Let’s think hypothetically for a moment. Imagine you have a friend or somebody you know and you’ve known them for so long that you’re positive they wouldn’t hurt a fly. Then, suddenly, you get a glimpse of the future and you learn that at some point, maybe a year from now or more, this friend will commit some kind of hideous crime. However it hasn’t happened yet in the time that you’re from. Instantly you’re transported back to the present with your friend who stares at you with uncertainty as you glare accusingly at him. Is your friend to be held accountable NOW for what he WILL do in the future?
Some people would argue that it is entirely unethical to hold someone accountable for what may (or may not) happen, while others might say that it’s simply best to nip it in the bud. That’s where the difference between knowing and understanding comes into play. Sure, you KNOW that your friend will commit[break] some perceived crime, but what are the circumstances surrounding him at that time. What led to this? Without any clear picture or perception for all sides at work, a person’s decision in this matter could possibly be just as destructive as whatever “future crime” this subject in question could commit.
Done on a significantly larger budget than Fantastic Planet, another René Laloux film, Gandahar, or “Light Years” as it is known in this country, explores the aforementioned argument as well as themes of a hero’s journey and overcoming racism. The story revolves around the young prince Sylvain as he gradually learns the dark history of his people, the “benevolent” Gandaharians. What you ultimately end up with is a young man unsure if what he’s trying to preserve is worth saving. It’s an important lesson in questioning the world around you rather than taking everything everyone says as God’s truth.
Interactions with the horrifically malformed Gandaharians (dubbed “the Deformed”), are insightful not only in the audience’s perception of “evil,” but also the dangers of a contrived sense of superiority. Specifically, it is the danger of this inflated sense of self which entitles the “pure” Gandaharians to do as they please to the Deformed. As you later learn, the Deformed were made so by Gandaharian scientists, the alleged good guys. In fact, the more I learned about the Gandaharians, the less empathy I felt for them as the victims of a sinister plight. Sure, at the start of the film they were a peaceful society being brutally hunted by armies of robots from the future. However, their idyllic society hid a terrible secret and they were existing peacefully to the point of utter decadence. In a way, they themselves developed into a more antagonistic force in the story than the robots. Coincidentally, this army of robots was developed by a giant brain called Metamorphis, which was created and later abandoned by Gandaharian scientists. During the course of the story, it becomes clear that the Metamorphis has continued existing 1000 years into the future, and is the source of these time-traveling robots, however, when Sylvain attempts to assassinate the Metamorphis in the present, he is shocked to be met, not by a malicious murderer, but by a charming and introspective creature. This Metamorphis of the present has no wish to commit these future atrocities. It’s really one of those stories that, in addition to the philosophical and ethical debate, really blurs the line between good and evil and that’s something I think most people can appreciate.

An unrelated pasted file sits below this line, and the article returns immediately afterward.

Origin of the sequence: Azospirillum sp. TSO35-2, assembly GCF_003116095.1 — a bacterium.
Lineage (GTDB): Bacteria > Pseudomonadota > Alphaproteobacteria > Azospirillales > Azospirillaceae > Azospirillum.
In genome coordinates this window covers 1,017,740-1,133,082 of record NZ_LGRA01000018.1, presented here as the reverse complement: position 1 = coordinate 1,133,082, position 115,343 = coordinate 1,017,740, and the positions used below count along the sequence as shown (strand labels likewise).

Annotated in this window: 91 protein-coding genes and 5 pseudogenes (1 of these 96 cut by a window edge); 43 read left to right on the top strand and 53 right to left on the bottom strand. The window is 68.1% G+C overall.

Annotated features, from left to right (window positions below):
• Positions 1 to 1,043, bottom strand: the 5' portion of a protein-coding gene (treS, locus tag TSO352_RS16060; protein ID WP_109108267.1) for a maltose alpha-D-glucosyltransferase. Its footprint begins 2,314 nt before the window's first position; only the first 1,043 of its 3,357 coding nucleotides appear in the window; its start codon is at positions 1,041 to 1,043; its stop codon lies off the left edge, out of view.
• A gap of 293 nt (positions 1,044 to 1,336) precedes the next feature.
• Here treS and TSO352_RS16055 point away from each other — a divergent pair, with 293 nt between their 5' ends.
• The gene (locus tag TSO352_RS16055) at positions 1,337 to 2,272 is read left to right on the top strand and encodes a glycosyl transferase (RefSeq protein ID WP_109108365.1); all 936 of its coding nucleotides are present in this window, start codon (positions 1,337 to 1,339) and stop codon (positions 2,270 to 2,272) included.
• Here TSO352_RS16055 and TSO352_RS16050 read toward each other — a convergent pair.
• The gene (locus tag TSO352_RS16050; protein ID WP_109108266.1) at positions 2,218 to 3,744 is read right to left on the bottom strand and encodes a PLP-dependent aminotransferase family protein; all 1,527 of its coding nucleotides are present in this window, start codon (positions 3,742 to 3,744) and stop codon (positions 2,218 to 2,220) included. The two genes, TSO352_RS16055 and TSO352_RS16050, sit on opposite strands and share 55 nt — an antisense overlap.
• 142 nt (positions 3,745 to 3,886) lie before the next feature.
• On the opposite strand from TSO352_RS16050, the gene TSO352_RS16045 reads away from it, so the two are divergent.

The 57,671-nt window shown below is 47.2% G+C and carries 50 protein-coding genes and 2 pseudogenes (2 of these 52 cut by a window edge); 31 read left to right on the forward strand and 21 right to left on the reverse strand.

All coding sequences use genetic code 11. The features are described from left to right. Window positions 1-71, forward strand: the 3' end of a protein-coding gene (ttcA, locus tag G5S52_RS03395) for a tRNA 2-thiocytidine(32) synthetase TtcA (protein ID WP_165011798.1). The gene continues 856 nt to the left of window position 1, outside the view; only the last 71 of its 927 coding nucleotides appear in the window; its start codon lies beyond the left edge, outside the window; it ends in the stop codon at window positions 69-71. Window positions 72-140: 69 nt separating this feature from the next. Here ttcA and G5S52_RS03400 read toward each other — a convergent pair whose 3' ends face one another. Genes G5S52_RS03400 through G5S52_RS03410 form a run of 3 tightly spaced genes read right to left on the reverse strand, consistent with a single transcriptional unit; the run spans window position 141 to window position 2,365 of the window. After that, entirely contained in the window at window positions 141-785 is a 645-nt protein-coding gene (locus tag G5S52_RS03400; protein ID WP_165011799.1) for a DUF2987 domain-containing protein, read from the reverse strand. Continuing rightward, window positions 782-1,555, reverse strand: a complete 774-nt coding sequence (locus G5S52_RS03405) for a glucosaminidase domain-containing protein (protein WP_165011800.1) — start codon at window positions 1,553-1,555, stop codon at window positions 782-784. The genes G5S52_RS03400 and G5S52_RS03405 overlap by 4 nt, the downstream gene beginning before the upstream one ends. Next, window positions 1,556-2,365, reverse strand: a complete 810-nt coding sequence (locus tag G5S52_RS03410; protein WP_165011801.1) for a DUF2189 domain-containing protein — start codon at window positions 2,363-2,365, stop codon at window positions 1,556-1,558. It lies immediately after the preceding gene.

The voice acting for the English dub was top-notch and I was absolutely awe-struck to learn of some of the famous voices in this production (Penn and Teller?!). However, be warned that there is one glaring difference between the original version of this film and the American version and it’s a musical one. I hope you like electronic keyboard because the American version is relentless with those artificial chimes that, at times, feel so utterly out of place with the setting and theme that an otherwise emotional moment comes off as laughably absurd.
Despite the less than pleasant score, there is absolutely no denying Laloux’s involvement in this project with the myriad of exotic and fantastic wildlife. While not nearly as diverse or astounding as the ecosystem of Fantastic Planet, the viewer is treated to the occasional candid vignette of alien wildlife. It doesn’t make the film any weaker for the experience as the tone of this film, in contrast to Laloux’s previous work, has a stronger emphasis on narrative. Instead, Laloux challenges us, the audience, to question what we have been taught to be the truth as well as considering the whole of a conflict rather than rallying to one side. The pacing and the presentation of these themes fail to obscure the overall narrative of the action making this a film to be enjoyed by both science fiction viewers and more introspective audiences alike.